Scavenger (Carroña) (2020)

  Luciana Garraza and Eric Fleitas’ Scavenger opens with the scene that will come to define most of its characters. A family’s staticky home video shows little Laura (Laura Villafañe) and her older sister (Moira Lis Segura) playing together on Laura’s birthday as their mother (Vanessa Alba) carves open a chicken for their dinner, and their father (Norberto Cesar Bernuez) looks concerned at news reports of a collapsed government and a city turned into a “wild west of shots and vandalism”. As the family sings Happy Birthday to Laura, a man violently bursts in and, amid audible screams, the video comes to an abrupt end. 

The rest of the film is set some years later, in a dusty post-apocalyptic world of anarchy and atrocity that is familiar from the Mad Max films and their many imitators. Indeed, the main character Tisha (Nayla Churruarin) is a ‘road warrior’, decked out in leathers and racing her own beefed-up black car through the desert. Yet that prologue had already introduced the two themes that the rest of the film will explore – family and meat – and meat itself comes in more than one variety here. As we watch a man waiting for his food to be cooked at a kiosk marked “100% meat”, and complaining about the “wasted whores in here – not even one pretty girl”, it is unclear, when he says, “some fresh meat is never bad”, whether he is referring to women or food. Yet the dog-eat-dog food chain here is complicated, and this man will soon become an unwilling part of it, as Tisha stabs him from behind and gathers his innards, leaving the rest of his flesh for the kiosk’s cook to serve to the next customer.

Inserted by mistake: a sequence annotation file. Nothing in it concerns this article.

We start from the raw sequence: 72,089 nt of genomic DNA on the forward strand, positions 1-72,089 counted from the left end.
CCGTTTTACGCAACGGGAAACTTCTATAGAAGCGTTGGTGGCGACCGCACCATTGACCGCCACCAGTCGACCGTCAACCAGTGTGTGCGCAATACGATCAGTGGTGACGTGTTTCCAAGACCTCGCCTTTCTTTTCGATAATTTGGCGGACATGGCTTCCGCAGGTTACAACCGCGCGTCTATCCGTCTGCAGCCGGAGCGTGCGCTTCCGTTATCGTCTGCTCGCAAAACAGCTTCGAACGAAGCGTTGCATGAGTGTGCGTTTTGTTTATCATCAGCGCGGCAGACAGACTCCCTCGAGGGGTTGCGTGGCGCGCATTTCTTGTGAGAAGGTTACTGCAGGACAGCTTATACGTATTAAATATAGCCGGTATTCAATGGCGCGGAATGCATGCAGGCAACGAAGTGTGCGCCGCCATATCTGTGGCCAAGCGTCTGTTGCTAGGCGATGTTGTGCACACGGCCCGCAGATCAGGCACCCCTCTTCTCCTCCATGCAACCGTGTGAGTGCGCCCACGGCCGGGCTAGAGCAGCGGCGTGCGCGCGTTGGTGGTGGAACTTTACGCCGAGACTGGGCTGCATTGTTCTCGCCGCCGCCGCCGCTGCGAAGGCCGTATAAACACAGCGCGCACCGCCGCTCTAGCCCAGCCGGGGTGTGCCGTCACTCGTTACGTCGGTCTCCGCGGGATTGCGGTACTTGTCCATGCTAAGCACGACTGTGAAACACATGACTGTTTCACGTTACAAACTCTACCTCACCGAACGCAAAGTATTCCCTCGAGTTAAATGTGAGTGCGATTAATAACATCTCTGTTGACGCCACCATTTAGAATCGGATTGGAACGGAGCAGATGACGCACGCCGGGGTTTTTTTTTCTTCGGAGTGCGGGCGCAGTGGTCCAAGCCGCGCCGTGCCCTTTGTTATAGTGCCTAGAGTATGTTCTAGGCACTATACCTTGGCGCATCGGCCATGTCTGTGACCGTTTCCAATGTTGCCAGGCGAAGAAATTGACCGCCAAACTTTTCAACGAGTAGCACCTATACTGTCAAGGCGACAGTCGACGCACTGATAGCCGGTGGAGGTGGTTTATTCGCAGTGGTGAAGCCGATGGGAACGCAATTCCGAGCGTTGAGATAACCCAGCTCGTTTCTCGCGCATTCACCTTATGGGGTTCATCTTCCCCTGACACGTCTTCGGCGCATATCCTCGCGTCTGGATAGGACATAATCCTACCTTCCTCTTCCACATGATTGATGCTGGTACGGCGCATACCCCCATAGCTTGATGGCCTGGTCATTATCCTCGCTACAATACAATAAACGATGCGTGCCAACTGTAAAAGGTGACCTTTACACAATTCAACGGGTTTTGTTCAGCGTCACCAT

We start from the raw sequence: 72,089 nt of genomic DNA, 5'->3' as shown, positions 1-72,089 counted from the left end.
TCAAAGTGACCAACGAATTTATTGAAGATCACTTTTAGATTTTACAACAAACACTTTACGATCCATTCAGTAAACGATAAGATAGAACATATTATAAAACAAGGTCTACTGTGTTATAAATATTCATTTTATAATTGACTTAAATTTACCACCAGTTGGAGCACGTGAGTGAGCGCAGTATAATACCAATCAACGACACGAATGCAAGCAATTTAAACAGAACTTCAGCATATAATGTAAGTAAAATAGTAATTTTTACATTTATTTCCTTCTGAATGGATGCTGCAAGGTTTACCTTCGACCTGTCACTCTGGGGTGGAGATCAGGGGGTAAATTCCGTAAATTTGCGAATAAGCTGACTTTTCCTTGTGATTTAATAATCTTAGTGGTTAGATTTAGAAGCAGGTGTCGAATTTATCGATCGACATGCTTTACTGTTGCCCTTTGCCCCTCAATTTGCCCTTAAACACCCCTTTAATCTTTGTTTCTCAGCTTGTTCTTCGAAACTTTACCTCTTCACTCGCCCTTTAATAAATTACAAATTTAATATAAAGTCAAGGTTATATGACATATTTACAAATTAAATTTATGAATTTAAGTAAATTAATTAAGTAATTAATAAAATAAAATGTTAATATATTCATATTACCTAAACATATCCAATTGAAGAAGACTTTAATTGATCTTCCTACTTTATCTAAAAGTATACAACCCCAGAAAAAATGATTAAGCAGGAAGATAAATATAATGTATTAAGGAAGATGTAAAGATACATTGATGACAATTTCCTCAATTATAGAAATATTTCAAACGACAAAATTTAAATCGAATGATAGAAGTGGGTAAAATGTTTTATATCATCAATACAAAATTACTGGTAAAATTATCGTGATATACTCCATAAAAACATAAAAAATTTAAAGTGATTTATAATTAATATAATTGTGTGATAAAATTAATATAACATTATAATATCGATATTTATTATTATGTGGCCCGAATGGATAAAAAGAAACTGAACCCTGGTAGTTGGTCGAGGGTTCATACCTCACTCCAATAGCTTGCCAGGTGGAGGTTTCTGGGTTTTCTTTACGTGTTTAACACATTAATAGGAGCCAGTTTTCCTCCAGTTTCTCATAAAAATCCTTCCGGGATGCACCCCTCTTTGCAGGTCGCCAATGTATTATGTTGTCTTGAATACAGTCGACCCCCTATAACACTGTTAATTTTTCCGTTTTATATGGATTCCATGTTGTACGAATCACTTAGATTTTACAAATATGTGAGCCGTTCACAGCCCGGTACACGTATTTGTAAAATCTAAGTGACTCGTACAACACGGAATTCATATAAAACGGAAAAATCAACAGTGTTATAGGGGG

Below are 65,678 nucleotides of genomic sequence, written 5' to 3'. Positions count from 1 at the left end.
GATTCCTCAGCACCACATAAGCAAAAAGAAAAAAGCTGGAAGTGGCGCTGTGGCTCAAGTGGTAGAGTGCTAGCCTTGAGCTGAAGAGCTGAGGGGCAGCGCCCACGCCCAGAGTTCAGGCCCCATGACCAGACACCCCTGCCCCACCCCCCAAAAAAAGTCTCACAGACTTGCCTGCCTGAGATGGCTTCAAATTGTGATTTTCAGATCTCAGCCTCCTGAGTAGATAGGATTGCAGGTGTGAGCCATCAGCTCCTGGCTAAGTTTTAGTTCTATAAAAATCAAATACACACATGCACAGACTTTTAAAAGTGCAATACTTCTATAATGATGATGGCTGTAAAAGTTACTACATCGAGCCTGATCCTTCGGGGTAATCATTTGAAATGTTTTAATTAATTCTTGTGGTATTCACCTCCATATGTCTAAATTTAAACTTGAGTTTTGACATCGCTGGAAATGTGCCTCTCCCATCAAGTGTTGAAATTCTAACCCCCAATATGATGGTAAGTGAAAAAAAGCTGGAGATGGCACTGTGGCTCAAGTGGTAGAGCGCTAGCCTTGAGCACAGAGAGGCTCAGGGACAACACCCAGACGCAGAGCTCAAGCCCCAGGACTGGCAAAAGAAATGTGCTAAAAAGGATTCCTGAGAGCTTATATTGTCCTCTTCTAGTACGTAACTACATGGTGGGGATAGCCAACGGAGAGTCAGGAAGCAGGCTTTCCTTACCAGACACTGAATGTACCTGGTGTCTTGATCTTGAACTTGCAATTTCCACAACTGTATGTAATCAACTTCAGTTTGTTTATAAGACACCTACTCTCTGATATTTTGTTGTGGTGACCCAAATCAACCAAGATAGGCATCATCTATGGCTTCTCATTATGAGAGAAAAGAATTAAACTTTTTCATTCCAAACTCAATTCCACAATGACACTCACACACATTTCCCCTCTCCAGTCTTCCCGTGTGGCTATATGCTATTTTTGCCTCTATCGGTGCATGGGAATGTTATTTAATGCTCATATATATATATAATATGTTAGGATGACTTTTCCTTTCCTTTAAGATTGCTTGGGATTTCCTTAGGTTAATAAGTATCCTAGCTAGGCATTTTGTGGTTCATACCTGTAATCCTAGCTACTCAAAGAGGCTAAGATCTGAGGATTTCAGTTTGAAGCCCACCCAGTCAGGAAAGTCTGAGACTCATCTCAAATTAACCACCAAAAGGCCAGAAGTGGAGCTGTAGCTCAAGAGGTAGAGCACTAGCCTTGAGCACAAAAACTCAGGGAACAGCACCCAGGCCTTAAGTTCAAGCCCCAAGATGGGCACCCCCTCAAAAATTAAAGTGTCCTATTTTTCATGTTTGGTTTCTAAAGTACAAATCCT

Tisha is a ‘gut hunter’, harvesting organs for the Merchant (Fleitas) and occasionally serving as a hired assassin. Offered a contract from old, mutilated Angelica (Rosa Isabel Cuenya Macedo), she agrees to take it without fee once she has heard who the target is, and heads off to bar-cum-brothel Paradise to ‘fuck up’ her target – but once there, the tables are turned, and she finds herself bound to a bed for the clients’ use. “Now she is cunt or corpse,” comments Luna (Sofia Lanaro), the club’s seductive dancer who, with the vicious, dickless owner Roger (Gonzalo Tolosa), his One-Eyed lieutenant (Tisso Solis Vargas), an army of Mutant guards and a stable of drugged-up working women, forms a family very unlike the loving one seen in the opening of Scavenger.

‘Cunt or corpse’ – it is that same dichotomy again, in a scenario where everything is for sale, and everyone is either fucked or food (or both). For Scavenger comes with deeply carnal preoccupations, setting up a marketplace where humanity is up for consumption, commodification and cannibalisation – and as such, the film presents a cynically dystopian reduction of our own society to its basest parts.

The original title used in Argentina for Scavenger is Carroña. It is the Spanish for ‘carrion’, in a film where ultimately everyone is mere meat in a Darwinian black market of desire – but carroña is also used as a slang term for ‘scum’ or ‘lowlife’. This second meaning advertises Scavenger‘s low themes, while allying it to Ryan Prows’ Lowlife (2017), another feature that confounds sex trafficking, organ extraction and an expendable underclass. For here, every human transaction seems tied to abuse, assault or murder, and while we might regard Tisha as a feminist heroine who avenges exploitation and sticks it to the man, she too is guilty of casually killing strangers for cash. Where exactly we sit in this dispiriting hierarchy of perverts, rapists and cutthroats is open to question – but here the breakdown of society begins with the (violent) breakup of the family.

strap: Luciana Garraza and Eric Fleitas’ Scavenger (Carroña) exploits post-apocalyptic tropes to show the meat market of unregulated capitalism

© Anton Bitel